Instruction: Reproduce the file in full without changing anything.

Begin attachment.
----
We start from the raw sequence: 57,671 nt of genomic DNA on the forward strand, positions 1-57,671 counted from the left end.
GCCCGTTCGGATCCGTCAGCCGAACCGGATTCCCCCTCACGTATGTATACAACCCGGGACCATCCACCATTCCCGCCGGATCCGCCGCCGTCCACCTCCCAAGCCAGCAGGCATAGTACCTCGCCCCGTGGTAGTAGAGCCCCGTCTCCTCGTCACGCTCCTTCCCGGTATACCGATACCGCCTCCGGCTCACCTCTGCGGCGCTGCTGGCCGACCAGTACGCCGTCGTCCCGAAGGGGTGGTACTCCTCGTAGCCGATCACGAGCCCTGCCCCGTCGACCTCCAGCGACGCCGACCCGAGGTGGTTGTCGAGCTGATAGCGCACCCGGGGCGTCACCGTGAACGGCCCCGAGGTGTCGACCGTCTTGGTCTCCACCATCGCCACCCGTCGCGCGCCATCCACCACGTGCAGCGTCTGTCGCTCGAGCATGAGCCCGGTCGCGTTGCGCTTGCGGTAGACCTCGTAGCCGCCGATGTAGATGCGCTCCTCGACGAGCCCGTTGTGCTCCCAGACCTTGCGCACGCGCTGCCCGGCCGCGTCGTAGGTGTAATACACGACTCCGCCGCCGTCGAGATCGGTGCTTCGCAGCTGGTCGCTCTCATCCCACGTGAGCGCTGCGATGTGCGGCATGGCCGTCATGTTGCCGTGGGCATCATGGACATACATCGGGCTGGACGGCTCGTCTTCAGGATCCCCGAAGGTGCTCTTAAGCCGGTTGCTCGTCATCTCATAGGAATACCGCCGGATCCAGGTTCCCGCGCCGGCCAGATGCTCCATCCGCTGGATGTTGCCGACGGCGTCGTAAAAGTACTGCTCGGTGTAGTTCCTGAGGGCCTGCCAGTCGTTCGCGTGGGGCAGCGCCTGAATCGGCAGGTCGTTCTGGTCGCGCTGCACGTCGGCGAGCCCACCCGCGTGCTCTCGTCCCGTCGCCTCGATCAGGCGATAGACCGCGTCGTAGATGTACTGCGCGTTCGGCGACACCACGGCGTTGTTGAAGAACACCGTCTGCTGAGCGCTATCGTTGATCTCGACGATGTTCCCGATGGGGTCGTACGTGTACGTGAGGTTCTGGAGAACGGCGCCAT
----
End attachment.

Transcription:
We start from the raw sequence: 57,671 nt of genomic DNA on the forward strand, positions 1-57,671 counted from the left end.
GCCCGTTCGGATCCGTCAGCCGAACCGGATTCCCCCTCACGTATGTATACAACCCGGGACCATCCACCATTCCCGCCGGATCCGCCGCCGTCCACCTCCCAAGCCAGCAGGCATAGTACCTCGCCCCGTGGTAGTAGAGCCCCGTCTCCTCGTCACGCTCCTTCCCGGTATACCGATACCGCCTCCGGCTCACCTCTGCGGCGCTGCTGGCCGACCAGTACGCCGTCGTCCCGAAGGGGTGGTACTCCTCGTAGCCGATCACGAGCCCTGCCCCGTCGACCTCCAGCGACGCCGACCCGAGGTGGTTGTCGAGCTGATAGCGCACCCGGGGCGTCACCGTGAACGGCCCCGAGGTGTCGACCGTCTTGGTCTCCACCATCGCCACCCGTCGCGCGCCATCCACCACGTGCAGCGTCTGTCGCTCGAGCATGAGCCCGGTCGCGTTGCGCTTGCGGTAGACCTCGTAGCCGCCGATGTAGATGCGCTCCTCGACGAGCCCGTTGTGCTCCCAGACCTTGCGCACGCGCTGCCCGGCCGCGTCGTAGGTGTAATACACGACTCCGCCGCCGTCGAGATCGGTGCTTCGCAGCTGGTCGCTCTCATCCCACGTGAGCGCTGCGATGTGCGGCATGGCCGTCATGTTGCCGTGGGCATCATGGACATACATCGGGCTGGACGGCTCGTCTTCAGGATCCCCGAAGGTGCTCTTAAGCCGGTTGCTCGTCATCTCATAGGAATACCGCCGGATCCAGGTTCCCGCGCCGGCCAGATGCTCCATCCGCTGGATGTTGCCGACGGCGTCGTAAAAGTACTGCTCGGTGTAGTTCCTGAGGGCCTGCCAGTCGTTCGCGTGGGGCAGCGCCTGAATCGGCAGGTCGTTCTGGTCGCGCTGCACGTCGGCGAGCCCACCCGCGTGCTCTCGTCCCGTCGCCTCGATCAGGCGATAGACCGCGTCGTAGATGTACTGCGCGTTCGGCGACACCACGGCGTTGTTGAAGAACACCGTCTGCTGAGCGCTATCGTTGATCTCGACGATGTTCCCGATGGGGTCGTACGTGTACGTGAGGTTCTGGAGAACGGCGCCAT